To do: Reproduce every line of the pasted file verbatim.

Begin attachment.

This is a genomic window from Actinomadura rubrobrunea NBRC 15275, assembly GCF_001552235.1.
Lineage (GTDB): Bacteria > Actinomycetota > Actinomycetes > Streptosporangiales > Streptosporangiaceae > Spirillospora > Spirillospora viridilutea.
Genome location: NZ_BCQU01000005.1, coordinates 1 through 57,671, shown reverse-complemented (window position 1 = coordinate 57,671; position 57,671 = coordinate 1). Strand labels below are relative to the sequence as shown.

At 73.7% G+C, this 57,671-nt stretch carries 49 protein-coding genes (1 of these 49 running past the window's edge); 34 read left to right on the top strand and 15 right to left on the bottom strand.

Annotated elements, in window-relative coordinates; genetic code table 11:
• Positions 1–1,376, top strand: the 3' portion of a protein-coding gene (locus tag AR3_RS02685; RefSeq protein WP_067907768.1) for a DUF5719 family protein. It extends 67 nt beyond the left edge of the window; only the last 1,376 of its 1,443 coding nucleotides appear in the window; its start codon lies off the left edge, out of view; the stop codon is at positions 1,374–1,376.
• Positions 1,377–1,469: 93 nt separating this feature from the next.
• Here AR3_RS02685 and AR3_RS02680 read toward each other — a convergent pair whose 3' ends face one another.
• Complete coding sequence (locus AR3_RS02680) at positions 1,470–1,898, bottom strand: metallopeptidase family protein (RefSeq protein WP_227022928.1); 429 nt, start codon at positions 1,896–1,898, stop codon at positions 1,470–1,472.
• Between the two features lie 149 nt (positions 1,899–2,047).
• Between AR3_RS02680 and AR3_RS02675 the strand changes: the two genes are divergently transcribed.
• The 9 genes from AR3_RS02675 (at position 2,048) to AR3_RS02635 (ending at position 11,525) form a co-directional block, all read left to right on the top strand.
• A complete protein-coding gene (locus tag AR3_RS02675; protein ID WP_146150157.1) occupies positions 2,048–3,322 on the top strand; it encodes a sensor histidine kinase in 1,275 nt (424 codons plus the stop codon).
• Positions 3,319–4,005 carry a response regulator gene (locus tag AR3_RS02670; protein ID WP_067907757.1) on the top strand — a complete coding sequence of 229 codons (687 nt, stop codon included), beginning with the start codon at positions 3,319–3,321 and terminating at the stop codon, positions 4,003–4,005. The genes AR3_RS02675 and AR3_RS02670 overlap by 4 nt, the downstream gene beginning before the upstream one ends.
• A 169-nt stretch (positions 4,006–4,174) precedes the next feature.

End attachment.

This is a genomic window from Actinomadura rubrobrunea NBRC 15275, assembly GCF_001552235.1.
Lineage (GTDB): Bacteria > Actinomycetota > Actinomycetes > Streptosporangiales > Streptosporangiaceae > Spirillospora > Spirillospora viridilutea.
Genome location: NZ_BCQU01000005.1, coordinates 1 through 57,671, shown reverse-complemented (window position 1 = coordinate 57,671; position 57,671 = coordinate 1). Strand labels below are relative to the sequence as shown.

At 73.7% G+C, this 57,671-nt stretch carries 49 protein-coding genes (1 of these 49 running past the window's edge); 34 read left to right on the top strand and 15 right to left on the bottom strand.

Annotated elements, in window-relative coordinates; genetic code table 11:
• Positions 1–1,376, top strand: the 3' portion of a protein-coding gene (locus tag AR3_RS02685; RefSeq protein WP_067907768.1) for a DUF5719 family protein. It extends 67 nt beyond the left edge of the window; only the last 1,376 of its 1,443 coding nucleotides appear in the window; its start codon lies off the left edge, out of view; the stop codon is at positions 1,374–1,376.
• Positions 1,377–1,469: 93 nt separating this feature from the next.
• Here AR3_RS02685 and AR3_RS02680 read toward each other — a convergent pair whose 3' ends face one another.
• Complete coding sequence (locus AR3_RS02680) at positions 1,470–1,898, bottom strand: metallopeptidase family protein (RefSeq protein WP_227022928.1); 429 nt, start codon at positions 1,896–1,898, stop codon at positions 1,470–1,472.
• Between the two features lie 149 nt (positions 1,899–2,047).
• Between AR3_RS02680 and AR3_RS02675 the strand changes: the two genes are divergently transcribed.
• The 9 genes from AR3_RS02675 (at position 2,048) to AR3_RS02635 (ending at position 11,525) form a co-directional block, all read left to right on the top strand.
• A complete protein-coding gene (locus tag AR3_RS02675; protein ID WP_146150157.1) occupies positions 2,048–3,322 on the top strand; it encodes a sensor histidine kinase in 1,275 nt (424 codons plus the stop codon).
• Positions 3,319–4,005 carry a response regulator gene (locus tag AR3_RS02670; protein ID WP_067907757.1) on the top strand — a complete coding sequence of 229 codons (687 nt, stop codon included), beginning with the start codon at positions 3,319–3,321 and terminating at the stop codon, positions 4,003–4,005. The genes AR3_RS02675 and AR3_RS02670 overlap by 4 nt, the downstream gene beginning before the upstream one ends.
• A 169-nt stretch (positions 4,006–4,174) precedes the next feature.